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Report: Two Australian Boeing 737’s landed below minima due to fog
3 June 2016
Approximate aircraft positions at 0900, just prior to initiating the diversion to Mildura (ATSB)

Approximate aircraft positions at 0900, just prior to initiating the diversion to
Mildura (ATSB)

Two Boeing 737 aircraft landed below minima due to fog at Mildura Airport, Australia, according to an ATSB report.

On 18 June 2013, two Boeing 737 aircraft, VH-YIR operated by Virgin Australia as Velocity 1384 and VH-VYK operated by Qantas Airways as Qantas 735, were on scheduled flights to Adelaide, South Australia.

On nearing Adelaide, the forecast improvement in weather conditions had not occurred and as a result, both aircraft commenced a diversion to Mildura, Victoria. Upon arrival at Mildura, the actual weather conditions were significantly different to those forecast, in particular with visibility reduced in fog.

The flight crew of Qantas 735 conducted an instrument approach and landed below minima. The flight crew of Velocity 1384 also conducted an instrument approach and landed below minima in fog and with fuel below the fixed reserve.

The ATSB found that the weather deterioration at Adelaide did not appear on the forecast when both aircraft departed their respective ports and furthermore the forecast duration of the fog in the later, amended forecast showed a clearance time earlier than actually occurred. This meant that Qantas 735 continued to Adelaide with the expectation that the fog would clear prior to their arrival, which did not occur. It also influenced the decision making of the Virgin Australia flight watch personnel, who did not pass this weather to the flight crew of Velocity 1384.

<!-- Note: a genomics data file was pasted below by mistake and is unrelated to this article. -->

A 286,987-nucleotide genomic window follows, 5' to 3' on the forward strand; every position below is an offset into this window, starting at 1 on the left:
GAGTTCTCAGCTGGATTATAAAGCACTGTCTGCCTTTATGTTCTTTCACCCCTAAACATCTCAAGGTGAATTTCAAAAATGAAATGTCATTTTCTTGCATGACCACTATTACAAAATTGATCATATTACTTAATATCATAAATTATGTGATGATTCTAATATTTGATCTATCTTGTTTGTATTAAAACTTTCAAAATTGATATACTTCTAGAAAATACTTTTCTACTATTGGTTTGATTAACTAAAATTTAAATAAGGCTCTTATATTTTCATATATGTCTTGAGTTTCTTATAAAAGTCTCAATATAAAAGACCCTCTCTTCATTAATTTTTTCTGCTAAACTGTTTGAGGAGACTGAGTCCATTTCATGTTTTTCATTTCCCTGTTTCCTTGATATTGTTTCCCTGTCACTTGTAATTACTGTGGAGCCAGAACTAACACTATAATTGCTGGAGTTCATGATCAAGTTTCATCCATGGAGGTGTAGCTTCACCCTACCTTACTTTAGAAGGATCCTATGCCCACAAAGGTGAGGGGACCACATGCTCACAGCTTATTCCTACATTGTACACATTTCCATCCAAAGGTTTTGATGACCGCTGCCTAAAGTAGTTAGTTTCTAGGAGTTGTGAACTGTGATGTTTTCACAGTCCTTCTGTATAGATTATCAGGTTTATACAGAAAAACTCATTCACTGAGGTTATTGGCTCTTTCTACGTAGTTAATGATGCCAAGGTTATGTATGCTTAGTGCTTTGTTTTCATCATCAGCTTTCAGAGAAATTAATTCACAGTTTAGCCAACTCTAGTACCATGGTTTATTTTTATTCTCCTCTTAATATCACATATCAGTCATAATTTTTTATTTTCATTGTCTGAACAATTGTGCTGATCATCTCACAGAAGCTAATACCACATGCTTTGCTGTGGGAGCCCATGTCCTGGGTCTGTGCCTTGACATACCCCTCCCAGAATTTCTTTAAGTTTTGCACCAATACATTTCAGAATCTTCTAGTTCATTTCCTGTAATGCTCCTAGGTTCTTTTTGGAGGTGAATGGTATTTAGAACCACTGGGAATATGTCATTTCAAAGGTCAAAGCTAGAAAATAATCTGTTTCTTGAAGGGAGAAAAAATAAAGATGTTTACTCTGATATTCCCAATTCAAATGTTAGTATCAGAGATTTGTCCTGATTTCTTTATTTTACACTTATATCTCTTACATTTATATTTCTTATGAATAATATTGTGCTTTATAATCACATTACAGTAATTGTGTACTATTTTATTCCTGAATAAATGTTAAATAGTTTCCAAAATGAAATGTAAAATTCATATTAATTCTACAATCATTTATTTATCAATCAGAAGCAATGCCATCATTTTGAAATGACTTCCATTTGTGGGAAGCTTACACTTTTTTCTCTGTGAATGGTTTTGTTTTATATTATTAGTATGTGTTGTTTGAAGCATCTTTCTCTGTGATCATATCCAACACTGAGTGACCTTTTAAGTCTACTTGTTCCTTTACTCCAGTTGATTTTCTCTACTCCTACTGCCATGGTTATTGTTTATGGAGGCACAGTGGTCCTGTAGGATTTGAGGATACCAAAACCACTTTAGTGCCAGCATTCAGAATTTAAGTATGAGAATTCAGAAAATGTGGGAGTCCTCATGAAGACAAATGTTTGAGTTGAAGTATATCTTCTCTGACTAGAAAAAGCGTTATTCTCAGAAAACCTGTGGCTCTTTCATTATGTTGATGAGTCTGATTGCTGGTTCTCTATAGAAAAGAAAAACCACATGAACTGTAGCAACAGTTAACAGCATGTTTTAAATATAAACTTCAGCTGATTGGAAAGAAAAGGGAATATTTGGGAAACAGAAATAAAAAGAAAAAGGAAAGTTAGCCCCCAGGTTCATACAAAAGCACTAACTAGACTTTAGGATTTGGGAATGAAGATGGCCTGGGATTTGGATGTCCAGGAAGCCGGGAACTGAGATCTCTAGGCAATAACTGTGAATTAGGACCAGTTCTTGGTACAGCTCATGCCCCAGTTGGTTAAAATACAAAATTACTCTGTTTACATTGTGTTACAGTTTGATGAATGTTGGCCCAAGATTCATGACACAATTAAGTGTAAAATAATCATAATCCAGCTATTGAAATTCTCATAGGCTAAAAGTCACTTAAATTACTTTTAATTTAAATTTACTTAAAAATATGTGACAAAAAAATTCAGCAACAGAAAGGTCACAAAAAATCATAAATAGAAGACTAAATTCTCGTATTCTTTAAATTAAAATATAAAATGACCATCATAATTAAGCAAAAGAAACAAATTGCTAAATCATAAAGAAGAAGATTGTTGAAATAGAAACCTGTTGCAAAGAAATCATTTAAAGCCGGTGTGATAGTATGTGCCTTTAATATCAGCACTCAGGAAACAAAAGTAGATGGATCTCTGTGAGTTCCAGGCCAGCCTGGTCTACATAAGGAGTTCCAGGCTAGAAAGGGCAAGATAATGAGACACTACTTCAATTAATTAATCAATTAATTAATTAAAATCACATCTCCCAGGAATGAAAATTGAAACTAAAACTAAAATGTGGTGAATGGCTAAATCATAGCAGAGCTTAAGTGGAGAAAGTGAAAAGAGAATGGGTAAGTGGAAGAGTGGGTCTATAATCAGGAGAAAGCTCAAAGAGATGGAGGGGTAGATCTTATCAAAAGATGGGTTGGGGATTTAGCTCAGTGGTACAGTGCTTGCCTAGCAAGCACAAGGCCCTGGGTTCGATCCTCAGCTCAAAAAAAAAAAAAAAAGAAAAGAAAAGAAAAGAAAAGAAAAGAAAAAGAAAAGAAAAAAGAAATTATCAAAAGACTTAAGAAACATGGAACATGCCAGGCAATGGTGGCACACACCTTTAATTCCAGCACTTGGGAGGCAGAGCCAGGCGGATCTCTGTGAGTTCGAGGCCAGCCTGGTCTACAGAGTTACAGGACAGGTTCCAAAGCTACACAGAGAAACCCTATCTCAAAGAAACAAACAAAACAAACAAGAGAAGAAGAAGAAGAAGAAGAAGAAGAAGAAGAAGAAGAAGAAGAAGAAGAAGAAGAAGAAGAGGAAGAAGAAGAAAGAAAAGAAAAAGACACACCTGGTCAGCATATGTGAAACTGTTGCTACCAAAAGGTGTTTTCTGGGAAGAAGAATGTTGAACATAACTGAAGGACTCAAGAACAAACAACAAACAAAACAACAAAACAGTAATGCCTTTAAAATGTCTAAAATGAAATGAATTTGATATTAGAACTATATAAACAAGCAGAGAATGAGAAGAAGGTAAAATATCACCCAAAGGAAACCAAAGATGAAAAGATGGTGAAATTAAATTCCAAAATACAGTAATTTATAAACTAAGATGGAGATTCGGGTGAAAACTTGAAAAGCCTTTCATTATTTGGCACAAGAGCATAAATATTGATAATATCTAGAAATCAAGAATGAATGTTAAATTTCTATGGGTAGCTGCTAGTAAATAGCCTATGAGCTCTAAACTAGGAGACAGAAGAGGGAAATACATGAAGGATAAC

Safety message
Pilots are reminded of their responsibility for collecting all relevant information to support inflight decision making. This includes weather and operational information for the destination, which should be considered prior to a decision point or point of no return.

It is important that pilots understand what will be provided under Airservices’ provision of flight information service and that they are also able to request weather and operational information from air traffic control. In addition, pilots should note the potential benefits of informing the controller of a non-normal situation. These include increased monitoring and support as required and the potential to reduce pilot workload in stressful situations.